WU students launch Web site to make a better America

Puneet Kollipara

Two Washington University students recently hit the Web to ask people a simple but important question: “What can we do to make a better America?”

On Feb. 12, sophomores Sam Bear and Mark Davis took the first step toward answering this question by launching a Web site, known as For A Better America (FABA), located at forabetteramerica.org.

The site combines a message board-like interface with social networking tools to encourage people to get together, get involved and share their ideas for improving the country.

“Something that was really important to me was getting people more involved in the political process themselves,” said Bear.

Registered FABA users can post message threads with their ideas for improving America. Other users then comment on the ideas and vote to approve, disapprove or stay undecided.

Some of the more popular ideas on FABA have called for voting for certain presidential candidates in this fall’s election, producing more environmentally-friendly packaging materials, increasing education affordability and legalizing same-sex marriage.

Bear encourages users to post any ideas they may have, regardless of political affiliation.

“It’s really just a forum to discuss anything,” said Bear. “One of the things we’ve tried to make clear on the About Us page is that we don’t want this to be a Democratic site or a Republican site. We don’t want this to be all about a certain set of ideas.”

Hundreds of users are now registered on the site, including University students and numerous others from across the country, and the number continues to grow every day.

“I know people have enjoyed using [the site] and have told me it’s a little bit addictive,” said Bear. “There are people who don’t think of themselves as politically-minded people but who have spent some time on the site, and if they haven’t learned something, they’ve at least thought about things that they don’t think about normally.”

But according to Davis, who coded the Web site, FABA is not just politically oriented.

Users can also address issues outside the sphere of politics, and many users have posted threads encouraging users to recycle more often, read more often, volunteer and even learn to play a musical instrument.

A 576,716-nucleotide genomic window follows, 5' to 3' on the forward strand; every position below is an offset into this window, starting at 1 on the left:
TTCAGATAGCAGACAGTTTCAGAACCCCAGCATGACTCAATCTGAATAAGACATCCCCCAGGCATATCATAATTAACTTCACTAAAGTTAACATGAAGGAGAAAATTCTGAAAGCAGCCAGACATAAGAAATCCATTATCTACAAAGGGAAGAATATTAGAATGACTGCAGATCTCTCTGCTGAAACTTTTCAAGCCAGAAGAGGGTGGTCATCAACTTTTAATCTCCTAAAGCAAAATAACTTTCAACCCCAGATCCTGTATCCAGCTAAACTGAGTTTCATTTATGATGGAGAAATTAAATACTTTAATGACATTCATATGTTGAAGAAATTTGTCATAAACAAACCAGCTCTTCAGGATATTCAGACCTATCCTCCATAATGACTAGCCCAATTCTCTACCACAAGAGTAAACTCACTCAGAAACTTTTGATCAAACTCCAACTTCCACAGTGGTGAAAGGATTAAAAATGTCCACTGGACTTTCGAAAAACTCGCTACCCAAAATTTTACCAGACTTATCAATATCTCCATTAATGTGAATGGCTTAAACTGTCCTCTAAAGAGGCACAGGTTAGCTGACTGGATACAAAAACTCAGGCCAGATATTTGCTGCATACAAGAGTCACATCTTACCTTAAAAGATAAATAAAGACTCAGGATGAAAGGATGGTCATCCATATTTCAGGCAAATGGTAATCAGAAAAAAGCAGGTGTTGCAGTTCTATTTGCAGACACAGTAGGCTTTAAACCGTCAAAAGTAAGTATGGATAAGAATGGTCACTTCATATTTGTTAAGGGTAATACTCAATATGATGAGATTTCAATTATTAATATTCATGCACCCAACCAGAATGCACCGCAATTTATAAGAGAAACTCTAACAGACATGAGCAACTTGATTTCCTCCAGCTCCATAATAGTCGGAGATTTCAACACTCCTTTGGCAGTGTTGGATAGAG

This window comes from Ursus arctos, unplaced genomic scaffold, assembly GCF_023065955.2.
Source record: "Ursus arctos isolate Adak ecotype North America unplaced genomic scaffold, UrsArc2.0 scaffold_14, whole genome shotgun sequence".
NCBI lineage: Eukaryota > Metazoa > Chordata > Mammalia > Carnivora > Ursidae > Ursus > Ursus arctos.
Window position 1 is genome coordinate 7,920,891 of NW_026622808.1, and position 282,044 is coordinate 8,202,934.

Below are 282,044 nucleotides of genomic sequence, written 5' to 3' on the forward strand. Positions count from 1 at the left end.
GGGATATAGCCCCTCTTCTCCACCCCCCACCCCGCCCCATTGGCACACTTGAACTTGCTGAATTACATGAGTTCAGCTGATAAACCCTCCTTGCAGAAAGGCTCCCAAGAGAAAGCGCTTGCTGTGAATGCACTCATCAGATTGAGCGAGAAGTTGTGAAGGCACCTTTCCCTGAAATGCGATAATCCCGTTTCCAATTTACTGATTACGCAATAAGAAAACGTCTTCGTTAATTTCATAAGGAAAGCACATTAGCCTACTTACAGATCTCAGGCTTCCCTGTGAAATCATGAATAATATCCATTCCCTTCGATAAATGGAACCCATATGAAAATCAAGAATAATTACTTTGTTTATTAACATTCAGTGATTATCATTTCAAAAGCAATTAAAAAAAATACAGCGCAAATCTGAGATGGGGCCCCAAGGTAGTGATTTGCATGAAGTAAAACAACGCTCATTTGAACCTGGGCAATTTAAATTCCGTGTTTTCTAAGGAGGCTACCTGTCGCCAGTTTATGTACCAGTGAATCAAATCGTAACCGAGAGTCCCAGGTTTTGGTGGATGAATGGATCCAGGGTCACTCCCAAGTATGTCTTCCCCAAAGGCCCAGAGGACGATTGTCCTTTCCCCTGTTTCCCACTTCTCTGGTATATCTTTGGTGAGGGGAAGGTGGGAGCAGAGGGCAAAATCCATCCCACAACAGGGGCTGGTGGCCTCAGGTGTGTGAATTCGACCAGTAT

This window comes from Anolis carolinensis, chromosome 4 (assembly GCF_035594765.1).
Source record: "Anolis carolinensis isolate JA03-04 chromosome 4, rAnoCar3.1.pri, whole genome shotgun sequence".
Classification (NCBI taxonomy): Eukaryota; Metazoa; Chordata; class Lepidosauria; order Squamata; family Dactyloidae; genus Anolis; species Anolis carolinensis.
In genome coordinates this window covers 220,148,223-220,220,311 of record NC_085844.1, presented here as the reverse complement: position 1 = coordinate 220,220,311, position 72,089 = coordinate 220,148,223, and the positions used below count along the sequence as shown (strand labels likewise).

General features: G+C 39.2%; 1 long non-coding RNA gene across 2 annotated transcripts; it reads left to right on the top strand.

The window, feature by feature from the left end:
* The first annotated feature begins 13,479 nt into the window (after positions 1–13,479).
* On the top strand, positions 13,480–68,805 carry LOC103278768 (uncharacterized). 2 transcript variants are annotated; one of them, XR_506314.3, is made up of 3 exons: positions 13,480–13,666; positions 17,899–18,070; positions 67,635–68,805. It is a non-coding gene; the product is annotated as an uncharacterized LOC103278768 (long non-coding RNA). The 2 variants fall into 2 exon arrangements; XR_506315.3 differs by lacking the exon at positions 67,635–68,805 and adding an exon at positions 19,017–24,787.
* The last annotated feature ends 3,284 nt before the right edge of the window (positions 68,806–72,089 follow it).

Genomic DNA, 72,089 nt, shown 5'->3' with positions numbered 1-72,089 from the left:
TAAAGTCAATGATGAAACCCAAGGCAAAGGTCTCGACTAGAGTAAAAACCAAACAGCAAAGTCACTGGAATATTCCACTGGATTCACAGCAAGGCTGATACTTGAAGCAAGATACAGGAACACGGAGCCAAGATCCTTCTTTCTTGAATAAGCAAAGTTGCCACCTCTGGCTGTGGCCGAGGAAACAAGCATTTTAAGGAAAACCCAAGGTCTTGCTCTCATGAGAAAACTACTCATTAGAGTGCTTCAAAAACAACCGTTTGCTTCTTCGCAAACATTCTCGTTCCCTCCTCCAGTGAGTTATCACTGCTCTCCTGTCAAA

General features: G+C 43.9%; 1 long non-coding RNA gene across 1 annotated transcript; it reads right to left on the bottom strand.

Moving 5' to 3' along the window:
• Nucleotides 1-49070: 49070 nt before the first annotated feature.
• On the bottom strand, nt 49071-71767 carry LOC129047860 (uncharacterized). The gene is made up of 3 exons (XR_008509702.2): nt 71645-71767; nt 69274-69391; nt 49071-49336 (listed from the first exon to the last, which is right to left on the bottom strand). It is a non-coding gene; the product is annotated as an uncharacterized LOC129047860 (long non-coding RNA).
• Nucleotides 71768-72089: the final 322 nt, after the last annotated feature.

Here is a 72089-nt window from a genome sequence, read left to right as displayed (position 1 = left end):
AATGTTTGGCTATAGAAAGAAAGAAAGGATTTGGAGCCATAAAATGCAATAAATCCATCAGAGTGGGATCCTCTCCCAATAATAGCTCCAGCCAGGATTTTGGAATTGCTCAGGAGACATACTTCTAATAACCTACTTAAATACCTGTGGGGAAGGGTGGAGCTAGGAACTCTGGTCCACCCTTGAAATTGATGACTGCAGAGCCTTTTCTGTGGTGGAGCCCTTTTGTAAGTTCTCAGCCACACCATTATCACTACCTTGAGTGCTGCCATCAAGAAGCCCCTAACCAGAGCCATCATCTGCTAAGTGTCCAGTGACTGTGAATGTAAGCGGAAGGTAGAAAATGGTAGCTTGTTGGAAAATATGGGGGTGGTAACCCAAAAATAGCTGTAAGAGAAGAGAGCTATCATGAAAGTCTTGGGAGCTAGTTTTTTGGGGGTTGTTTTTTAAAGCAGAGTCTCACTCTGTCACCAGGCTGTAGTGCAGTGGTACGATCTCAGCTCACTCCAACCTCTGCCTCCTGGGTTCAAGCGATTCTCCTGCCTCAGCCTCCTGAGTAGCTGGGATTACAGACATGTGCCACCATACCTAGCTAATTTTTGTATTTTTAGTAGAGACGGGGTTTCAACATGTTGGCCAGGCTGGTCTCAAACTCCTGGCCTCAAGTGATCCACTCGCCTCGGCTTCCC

Other features include the ability to add friends, or “chums,” and the “action” feature, which allows users to tag ideas with actions that they are taking to fulfill them.

“We don’t want people just to be talking about issues,” said Bear. “We want to push them to discuss these ideas, to form their opinions and then to take it off their computers and go out into their communities.”

The Web site also includes a blog, and although Bear is the only one who can currently post entries, he hopes eventually to expand the feature to others.

Students who have used the Web site have generally enjoyed the experience.

“I really like the site [because] it pertains to this problem that is confronting America [which is] the collapse of civil society and the inability to access each other. It does it in a way that multi-user blogs do not because it has the interface where you choose the ideas and nobody is really elevated above anyone else,” said sophomore Dylan Suher, a regular user. “I think there’s a lot of potential there, and I hope more people join up and engage each other.”

“The site’s a really cool idea. I think it’s really cool how we can voice our opinions and talk with other people around the country and sort of hash out the issues and see what’s really important to us instead of what politicians want,” said sophomore Laura Harbron.

Future ideas for the site include micro sites focused on individual communities, such as For A Better St. Louis, as well as more social networking features. The duo did not voice any potential plans for partnering with other organizations.

“At this point we’re going it alone and hoping to continue to gain some usership,” said Davis.

But while some features may be missing right now, Bear knows that one thing isn’t missing.

“If there’s one thing this site is missing, it’s certainly not ambition,” said Bear.

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